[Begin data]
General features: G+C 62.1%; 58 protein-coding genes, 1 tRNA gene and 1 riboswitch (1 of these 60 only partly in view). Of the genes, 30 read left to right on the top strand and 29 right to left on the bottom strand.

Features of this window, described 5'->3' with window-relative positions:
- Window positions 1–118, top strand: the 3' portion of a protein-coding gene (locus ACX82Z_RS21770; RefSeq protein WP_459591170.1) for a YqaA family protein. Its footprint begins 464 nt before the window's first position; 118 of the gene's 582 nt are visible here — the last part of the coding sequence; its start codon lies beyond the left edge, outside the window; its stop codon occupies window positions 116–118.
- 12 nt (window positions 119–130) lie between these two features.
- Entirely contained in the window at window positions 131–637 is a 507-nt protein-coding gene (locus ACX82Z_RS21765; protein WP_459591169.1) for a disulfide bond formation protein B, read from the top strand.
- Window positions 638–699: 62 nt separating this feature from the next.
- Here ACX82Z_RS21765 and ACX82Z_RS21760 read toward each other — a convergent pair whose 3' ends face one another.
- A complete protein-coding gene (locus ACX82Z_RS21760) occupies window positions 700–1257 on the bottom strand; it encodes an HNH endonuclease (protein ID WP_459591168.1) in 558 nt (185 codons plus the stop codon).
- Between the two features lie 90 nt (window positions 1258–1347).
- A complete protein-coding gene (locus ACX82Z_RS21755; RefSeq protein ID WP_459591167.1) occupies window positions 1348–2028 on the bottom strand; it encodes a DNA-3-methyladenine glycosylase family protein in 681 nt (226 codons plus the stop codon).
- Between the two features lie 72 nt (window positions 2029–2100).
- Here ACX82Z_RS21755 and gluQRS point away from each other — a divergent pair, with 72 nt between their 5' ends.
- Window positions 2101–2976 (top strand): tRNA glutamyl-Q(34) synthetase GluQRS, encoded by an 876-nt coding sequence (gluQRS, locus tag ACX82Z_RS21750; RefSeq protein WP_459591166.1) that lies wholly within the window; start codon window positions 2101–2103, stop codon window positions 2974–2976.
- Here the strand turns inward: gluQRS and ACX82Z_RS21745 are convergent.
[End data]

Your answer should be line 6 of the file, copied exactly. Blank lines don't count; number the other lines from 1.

- Window positions 638–699: 62 nt separating this feature from the next.